The Rebuild America’s School Act – An Ambitious Bill to Fund Infrastructure Needs in Schools
On January 30, 2019, Senator Jack Reed (D-RI), Congressman Bobby Scott (VA-03), and Congressman Donald Norcross (NJ-01) introduced a landmark piece of legislation, the Rebuild America’s Schools Act (H.R. 865), proposing to invest $100 billion in rebuilding America’s public schools.
How does the bill work?
The Rebuild America’s Schools Act (H.R.865) would fund $70 billion in grants and $30 billion in bonds to help address critical physical and digital infrastructure needs in schools across the country. According to economic projections, the bill would also create more than 1.9 million good-paying jobs (1). This Act proposes to:
- Create a $70 billion grant program and $30 billion tax credit bond program targeted at high-poverty schools with facilities that pose health and safety risks to students and staff.
- Leverage federal, state, and local resources for an overall investment of $107 billion, creating over 1.9 million jobs, based on an Economic Policy Institute analysis that each $1 billion spent on construction creates 17,785 jobs.
- Develop a comprehensive national database on the condition of public school facilities; such a national database currently does not exist and would provide much-needed insight into the condition of our public schools.
- Expand access to high-speed broadband to ensure that public schools have the reliable and high-speed Internet access they need for digital learning.
What does this mean for Pennsylvania public schools?
According to projections by the [Re]Build America’s School Infrastructure Coalition, BASIC, if the Rebuild America’s Schools Act were to pass, Pennsylvania schools can expect to see:
|Total Federal Funding:||$4.03B ($2,481/student)|
Taken from BASIC’s Opportunities page (2).
According to our State of the Schools Report, pulling data from over 150 public school districts in Western Pennsylvania, the average school building was built in 1952, with the oldest one in the study built in 1879. This means that the average age of our school buildings, 67 years, is over 2 decades older than the national average (45 years old). The largest federal funding increase for school improvement projects was in 2009 (3). To read more about the environmental health of our schools, check out our free report here.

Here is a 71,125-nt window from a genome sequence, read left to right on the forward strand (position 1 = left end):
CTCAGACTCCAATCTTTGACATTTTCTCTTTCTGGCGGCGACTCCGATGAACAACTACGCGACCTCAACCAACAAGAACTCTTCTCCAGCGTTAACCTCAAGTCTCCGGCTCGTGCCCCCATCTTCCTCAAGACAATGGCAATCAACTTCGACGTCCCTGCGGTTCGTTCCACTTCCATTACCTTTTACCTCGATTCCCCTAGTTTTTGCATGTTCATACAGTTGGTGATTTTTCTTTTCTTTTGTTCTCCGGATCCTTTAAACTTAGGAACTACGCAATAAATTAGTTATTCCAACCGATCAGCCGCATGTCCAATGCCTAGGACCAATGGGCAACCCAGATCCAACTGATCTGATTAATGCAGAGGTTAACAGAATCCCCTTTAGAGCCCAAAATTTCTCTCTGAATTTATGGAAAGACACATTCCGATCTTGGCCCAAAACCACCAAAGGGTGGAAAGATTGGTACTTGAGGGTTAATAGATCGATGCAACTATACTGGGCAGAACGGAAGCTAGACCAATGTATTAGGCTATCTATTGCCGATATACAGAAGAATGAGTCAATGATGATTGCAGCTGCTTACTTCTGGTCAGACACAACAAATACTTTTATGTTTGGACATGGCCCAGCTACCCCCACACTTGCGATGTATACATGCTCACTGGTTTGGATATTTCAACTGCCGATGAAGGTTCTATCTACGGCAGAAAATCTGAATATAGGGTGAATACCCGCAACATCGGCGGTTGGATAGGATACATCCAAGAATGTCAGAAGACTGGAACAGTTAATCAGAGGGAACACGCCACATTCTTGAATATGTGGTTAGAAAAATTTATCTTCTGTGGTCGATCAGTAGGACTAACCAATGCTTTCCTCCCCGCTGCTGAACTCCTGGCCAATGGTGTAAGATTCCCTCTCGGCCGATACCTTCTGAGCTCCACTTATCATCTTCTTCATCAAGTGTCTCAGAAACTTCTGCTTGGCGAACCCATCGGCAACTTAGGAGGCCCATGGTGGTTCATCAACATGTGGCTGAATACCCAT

What can I do to support this bill?
The Rebuild America’s Public Schools Act will be the first commitment of federal funds for public school buildings since the 1980s. You and your schools can champion this important piece of legislation and give it momentum to move forward. We need to advocate for healthy schools for every child – more and more research confirms that the environments in which kids learn is proven to affect their health, their thinking, and their performance.
There are several steps you can take to show your support for this bill!
- Get your school or district to join the BASIC Coalition to stay up-to-date on the progress of the Rebuild America’s Schools Act!
- Send letters in support or written testimony for the Rebuild America’s School Act legislation to Loredana.Valtierra@mail.house.gov with subject line, Support for Rebuild America’s School Act by Feb. 23rd to be included in the public hearing taking place on Feb. 12th.
- Is your school or district constructing or renovating their school buildings? Partner with Healthy Schools PA to receive free technical assistance and consulting to ensure that students and staff health is protected during these capital improvement projects.
- Press Release. Education and Labor Committee, House of Representatives (1/30/2019).
- BASIC Coalition. State by State Data (accessed 2/14/2019)
- State of Environmental Health in SW PA Schools. Healthy Schools PA. (accessed 2/14/2019)